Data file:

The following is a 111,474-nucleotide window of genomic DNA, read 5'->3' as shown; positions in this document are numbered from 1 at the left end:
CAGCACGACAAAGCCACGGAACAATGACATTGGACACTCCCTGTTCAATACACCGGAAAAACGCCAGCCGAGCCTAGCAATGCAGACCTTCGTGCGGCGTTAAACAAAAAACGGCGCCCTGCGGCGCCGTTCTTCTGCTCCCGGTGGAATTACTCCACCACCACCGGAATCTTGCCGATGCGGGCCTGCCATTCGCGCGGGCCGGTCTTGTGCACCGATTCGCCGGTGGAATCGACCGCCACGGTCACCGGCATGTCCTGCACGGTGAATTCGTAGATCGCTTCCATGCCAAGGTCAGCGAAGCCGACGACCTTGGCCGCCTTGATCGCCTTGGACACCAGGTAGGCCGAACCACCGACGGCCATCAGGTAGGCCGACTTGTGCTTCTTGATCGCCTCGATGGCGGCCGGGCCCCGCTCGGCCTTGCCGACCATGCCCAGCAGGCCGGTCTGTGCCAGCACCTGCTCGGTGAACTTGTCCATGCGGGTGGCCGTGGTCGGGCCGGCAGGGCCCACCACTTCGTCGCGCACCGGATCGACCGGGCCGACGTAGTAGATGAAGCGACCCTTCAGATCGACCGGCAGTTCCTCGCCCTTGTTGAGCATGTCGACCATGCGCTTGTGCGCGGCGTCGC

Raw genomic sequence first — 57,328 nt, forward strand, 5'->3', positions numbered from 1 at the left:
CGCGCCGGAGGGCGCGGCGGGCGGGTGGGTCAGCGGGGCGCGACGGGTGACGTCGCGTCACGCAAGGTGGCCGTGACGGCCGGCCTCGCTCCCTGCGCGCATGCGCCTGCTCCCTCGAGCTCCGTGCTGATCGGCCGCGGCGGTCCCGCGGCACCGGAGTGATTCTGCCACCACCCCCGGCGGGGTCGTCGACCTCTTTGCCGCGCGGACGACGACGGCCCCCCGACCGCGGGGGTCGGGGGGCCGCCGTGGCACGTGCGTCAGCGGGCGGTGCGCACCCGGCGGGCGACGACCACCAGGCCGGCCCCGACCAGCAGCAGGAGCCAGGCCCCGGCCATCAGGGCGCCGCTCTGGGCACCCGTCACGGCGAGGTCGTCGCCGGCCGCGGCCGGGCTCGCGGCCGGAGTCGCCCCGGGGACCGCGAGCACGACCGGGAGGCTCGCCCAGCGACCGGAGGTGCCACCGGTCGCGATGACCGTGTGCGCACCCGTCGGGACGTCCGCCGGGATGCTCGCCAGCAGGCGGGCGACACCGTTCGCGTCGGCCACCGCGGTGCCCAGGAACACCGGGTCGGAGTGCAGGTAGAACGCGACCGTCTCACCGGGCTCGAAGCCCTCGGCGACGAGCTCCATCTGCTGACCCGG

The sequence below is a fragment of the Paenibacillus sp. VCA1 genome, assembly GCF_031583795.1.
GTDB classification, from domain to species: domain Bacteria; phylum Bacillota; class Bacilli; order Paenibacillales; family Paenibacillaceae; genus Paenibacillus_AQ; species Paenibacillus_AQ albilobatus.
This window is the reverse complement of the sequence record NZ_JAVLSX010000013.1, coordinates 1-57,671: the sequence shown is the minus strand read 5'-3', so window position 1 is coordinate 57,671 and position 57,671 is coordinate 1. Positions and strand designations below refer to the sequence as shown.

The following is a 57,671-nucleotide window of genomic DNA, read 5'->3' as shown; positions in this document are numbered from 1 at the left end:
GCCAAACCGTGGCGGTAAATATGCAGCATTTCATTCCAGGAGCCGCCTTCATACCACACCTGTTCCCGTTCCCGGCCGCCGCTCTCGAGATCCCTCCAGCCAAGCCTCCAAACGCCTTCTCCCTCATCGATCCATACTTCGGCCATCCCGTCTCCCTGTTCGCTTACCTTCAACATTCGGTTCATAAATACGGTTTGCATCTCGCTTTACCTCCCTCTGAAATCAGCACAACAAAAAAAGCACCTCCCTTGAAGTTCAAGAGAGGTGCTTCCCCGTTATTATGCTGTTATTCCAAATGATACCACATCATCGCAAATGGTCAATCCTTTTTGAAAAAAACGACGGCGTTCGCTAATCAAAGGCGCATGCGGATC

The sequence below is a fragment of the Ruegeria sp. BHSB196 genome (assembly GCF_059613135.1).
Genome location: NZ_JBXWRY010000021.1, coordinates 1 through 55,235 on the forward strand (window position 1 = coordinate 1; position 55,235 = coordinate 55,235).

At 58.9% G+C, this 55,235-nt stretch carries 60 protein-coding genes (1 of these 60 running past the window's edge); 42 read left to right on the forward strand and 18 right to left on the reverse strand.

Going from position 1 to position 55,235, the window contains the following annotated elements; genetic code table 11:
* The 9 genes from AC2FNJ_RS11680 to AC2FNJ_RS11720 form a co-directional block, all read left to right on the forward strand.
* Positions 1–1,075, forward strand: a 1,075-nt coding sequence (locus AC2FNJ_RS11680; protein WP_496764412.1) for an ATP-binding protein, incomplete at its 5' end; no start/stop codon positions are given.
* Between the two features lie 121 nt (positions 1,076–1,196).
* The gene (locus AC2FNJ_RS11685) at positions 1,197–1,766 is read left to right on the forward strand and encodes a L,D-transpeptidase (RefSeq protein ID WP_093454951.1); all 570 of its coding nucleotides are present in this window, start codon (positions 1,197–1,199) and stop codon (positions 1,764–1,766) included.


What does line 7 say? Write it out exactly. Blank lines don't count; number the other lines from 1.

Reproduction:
This window is the reverse complement of the sequence record NZ_JAVLSX010000013.1, coordinates 1-57,671: the sequence shown is the minus strand read 5'-3', so window position 1 is coordinate 57,671 and position 57,671 is coordinate 1. Positions and strand designations below refer to the sequence as shown.